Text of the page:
• Physical Stamina: Endurance to withstand long hours standing and moving in a high-stress environment.
  • Teamwork: Excellent interpersonal skills to collaborate effectively with kitchen and front-of-house staff.
  • Problem-Solving: Quick thinking to address and rectify any issues that arise with orders or kitchen operations.
line cook putting seasoning on plated food

Below you’ll find a template for a line cook job description to get you started.

Line Cook Job Description Template

Job Title: Line Cook

Reports To: Head Chef / Kitchen Manager

Job Overview: As a Line Cook at [Restaurant Name], you will be a crucial member of our kitchen team, responsible for producing high-quality dishes that align with our restaurant's culinary standards. Your role involves preparing ingredients, cooking meals, and ensuring each dish is executed with precision. Working under the supervision of our head chef, you will contribute to delivering an exceptional dining experience for our guests.

Responsibilities and Duties:

  • Prepare ingredients for cooking, including portioning, chopping, and storing food before use.
  • Cook menu items in cooperation with the rest of the kitchen staff, following recipes and plating guidelines.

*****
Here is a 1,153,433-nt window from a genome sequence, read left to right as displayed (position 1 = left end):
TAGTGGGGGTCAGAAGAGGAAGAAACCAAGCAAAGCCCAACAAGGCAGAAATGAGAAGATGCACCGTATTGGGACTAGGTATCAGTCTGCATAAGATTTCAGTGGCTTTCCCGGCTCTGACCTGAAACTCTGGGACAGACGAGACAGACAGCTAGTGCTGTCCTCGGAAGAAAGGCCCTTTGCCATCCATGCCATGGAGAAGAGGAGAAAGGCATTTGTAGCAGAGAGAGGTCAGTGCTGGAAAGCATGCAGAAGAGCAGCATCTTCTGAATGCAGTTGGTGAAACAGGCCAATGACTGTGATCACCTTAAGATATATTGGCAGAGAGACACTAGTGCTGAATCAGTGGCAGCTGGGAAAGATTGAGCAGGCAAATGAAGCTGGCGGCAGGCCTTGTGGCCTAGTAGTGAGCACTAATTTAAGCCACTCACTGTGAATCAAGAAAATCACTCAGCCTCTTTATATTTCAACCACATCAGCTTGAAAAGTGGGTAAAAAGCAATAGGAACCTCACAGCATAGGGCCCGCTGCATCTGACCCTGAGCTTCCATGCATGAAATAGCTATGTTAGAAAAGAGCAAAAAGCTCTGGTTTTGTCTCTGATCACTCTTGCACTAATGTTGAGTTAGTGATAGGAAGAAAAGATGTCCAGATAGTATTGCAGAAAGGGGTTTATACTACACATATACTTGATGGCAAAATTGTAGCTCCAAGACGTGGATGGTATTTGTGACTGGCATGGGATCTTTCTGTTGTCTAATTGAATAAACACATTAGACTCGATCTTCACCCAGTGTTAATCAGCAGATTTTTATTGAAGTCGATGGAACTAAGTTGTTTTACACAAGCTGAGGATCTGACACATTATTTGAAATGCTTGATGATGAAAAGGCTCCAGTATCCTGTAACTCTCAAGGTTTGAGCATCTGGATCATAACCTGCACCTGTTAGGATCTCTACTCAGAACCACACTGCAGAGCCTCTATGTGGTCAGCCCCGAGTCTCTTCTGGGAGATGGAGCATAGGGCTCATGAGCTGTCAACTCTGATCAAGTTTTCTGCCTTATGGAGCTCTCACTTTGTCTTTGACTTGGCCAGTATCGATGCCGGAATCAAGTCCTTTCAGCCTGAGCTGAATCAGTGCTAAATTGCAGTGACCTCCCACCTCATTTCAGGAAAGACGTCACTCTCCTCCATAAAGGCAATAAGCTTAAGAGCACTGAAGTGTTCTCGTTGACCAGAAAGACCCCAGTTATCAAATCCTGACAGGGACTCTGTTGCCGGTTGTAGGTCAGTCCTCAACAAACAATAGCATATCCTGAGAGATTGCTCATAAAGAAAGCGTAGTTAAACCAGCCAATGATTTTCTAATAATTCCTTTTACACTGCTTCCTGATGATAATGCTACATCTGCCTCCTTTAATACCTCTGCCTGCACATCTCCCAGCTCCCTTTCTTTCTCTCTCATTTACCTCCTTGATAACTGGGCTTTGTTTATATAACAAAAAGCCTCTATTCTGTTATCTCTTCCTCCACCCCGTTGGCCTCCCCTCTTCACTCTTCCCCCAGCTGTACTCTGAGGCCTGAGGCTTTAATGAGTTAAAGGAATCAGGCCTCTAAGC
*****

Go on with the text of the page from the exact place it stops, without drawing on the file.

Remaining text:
• Ensure that food comes out simultaneously, in high quality, and in a timely fashion.
  • Operate standard kitchen equipment safely and efficiently.
  • Maintain cleanliness and comply with food sanitation requirements by properly handling food and ensuring correct storage.
  • Clean and maintain stations while practicing good safety, sanitation, and organizational skills.
  • Assist with the cleaning, sanitation, and organization of the kitchen, walk-in coolers, and all storage areas.
  • Perform additional related duties as assigned.


  • Proven cooking experience, including experience as a line cook, restaurant cook, or prep cook.
  • Excellent understanding of various cooking methods, ingredients, equipment, and procedures.
  • Accuracy and speed in executing assigned tasks.
  • Familiar with industry’s best practices.
  • Culinary school diploma preferred but not required.
  • Physical stamina and availability to work long hours, including nights, weekends, and holidays.
  • Ability to lift up to 50 pounds frequently and work in a standing position for extended periods.


  • [specify schedule]
  • Must be available to work evenings, weekends, and holidays.


  • Salary: $/hour [specify range if applicable]
  • Tip Income: [if applicable]
  • Benefits: [if applicable, include things like health insurance, employee discounts, etc.]

Line Cook Salary